Nowadays, I might have 8 or 9 different modules in my webpage that all output debug logs when running non-minified versions to help debugging. Additionally, it is also my REPL for some ad-hoc coding. This results in an avalanche of messages that are hard to differentiate. There are a few ways to make things stand out.
console.error are highlighted in different ways:
console.group/.groupEnd but that requires you to wrap all calls inside calls to .group(name) and .groupEnd()
The problem is that there is no concept of scope inherent to the logger. For example, it would be useful to create either a scoped logger or pass in a scope name:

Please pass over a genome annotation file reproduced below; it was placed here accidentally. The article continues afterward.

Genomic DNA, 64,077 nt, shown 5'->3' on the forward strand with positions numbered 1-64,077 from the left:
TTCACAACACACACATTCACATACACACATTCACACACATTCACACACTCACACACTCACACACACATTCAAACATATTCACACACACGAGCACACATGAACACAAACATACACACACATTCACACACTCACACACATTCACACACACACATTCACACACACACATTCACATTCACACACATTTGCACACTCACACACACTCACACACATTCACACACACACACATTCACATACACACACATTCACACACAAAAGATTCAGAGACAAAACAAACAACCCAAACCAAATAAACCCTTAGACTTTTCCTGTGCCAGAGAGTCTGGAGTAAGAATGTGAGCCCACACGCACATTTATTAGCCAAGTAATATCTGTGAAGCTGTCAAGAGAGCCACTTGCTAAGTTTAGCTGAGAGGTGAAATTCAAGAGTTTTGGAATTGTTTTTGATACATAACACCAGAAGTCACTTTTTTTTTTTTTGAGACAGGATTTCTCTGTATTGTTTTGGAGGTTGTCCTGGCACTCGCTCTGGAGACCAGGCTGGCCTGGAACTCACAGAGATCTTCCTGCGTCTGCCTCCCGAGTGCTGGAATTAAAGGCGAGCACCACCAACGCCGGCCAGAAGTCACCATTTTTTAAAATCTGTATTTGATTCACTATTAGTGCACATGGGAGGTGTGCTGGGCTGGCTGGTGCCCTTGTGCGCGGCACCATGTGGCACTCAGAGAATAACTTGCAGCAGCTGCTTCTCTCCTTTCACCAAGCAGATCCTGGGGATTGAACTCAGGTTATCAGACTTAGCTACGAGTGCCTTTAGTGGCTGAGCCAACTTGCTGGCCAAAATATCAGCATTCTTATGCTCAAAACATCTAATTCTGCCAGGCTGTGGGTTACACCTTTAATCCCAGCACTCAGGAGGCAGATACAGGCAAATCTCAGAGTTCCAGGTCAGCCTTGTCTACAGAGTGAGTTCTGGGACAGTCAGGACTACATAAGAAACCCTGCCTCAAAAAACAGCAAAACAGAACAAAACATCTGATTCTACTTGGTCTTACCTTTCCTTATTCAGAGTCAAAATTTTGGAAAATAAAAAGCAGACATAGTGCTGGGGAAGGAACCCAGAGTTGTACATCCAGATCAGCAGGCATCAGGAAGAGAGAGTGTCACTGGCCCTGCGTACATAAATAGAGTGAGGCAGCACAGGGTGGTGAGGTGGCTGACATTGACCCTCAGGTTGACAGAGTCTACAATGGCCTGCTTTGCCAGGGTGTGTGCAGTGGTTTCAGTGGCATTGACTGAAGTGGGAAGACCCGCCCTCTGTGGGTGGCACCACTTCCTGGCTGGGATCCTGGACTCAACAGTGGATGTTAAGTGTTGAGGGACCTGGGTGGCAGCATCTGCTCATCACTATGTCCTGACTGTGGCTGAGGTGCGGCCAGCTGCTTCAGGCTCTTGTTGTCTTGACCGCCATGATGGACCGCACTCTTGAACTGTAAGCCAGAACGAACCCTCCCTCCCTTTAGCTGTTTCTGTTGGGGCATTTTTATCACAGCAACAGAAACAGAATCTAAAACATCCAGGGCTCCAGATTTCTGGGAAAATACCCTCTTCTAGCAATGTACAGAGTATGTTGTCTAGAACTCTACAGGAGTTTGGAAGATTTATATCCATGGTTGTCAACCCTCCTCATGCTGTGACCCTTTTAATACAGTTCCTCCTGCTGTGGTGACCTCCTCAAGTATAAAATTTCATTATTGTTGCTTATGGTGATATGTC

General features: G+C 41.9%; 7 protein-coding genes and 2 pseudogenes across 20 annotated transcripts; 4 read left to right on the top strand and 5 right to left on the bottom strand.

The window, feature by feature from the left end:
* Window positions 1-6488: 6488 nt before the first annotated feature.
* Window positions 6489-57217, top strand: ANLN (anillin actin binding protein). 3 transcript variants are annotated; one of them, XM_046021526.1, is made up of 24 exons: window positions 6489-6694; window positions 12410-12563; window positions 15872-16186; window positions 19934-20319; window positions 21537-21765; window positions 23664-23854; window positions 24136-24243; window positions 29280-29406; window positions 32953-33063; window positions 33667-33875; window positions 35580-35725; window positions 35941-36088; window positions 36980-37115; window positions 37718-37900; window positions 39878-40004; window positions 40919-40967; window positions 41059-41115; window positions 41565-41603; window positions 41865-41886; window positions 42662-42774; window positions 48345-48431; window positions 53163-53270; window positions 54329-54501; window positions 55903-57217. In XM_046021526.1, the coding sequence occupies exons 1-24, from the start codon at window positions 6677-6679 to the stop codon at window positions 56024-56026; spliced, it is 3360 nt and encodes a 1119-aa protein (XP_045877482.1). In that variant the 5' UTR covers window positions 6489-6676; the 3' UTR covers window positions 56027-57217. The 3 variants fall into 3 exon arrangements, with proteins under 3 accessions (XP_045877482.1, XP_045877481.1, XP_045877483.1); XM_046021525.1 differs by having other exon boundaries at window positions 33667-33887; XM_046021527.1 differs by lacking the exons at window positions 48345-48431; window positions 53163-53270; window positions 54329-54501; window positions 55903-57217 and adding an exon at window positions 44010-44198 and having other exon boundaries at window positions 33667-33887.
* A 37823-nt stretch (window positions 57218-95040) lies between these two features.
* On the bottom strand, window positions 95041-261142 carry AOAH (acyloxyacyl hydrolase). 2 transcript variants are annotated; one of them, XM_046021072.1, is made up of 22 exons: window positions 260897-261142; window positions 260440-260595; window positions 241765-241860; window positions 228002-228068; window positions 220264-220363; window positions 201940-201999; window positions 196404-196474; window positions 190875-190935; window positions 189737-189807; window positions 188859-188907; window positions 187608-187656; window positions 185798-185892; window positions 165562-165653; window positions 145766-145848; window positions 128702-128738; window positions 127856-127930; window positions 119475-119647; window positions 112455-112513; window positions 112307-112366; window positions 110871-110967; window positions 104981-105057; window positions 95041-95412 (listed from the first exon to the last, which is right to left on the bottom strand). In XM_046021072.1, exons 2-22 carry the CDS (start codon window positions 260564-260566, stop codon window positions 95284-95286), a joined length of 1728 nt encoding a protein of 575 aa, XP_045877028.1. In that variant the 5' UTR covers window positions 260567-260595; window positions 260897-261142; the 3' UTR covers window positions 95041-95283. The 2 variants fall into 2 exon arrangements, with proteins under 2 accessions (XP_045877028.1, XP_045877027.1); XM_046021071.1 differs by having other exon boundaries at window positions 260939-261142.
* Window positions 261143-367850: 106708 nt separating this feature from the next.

console.logScoped("Foo", "My Log Message"); console.warnScoped("Foo", "A Warning, oh noes!"); var scoped = console.createScope("Foo"); scoped.log("My Log Message"); scoped.warn("A Warning, oh noes!");
This would allow Browsers to create different sinks for their logs, e.g., I could have different tabs:
From there, we can even think about stuff like “Write all log messages with this scope to a file” and then I could browse the site, test out functionality and then check the logfile afterwards.
Of course, there are a few issues to solve (Do we support child scopes? Would we expose sinks/output redirection via some sort of API?), but I think that it’s time to have a look at how to turn the console.log mechanism from printf-style debugging into something a lot closer to a dev logging facility.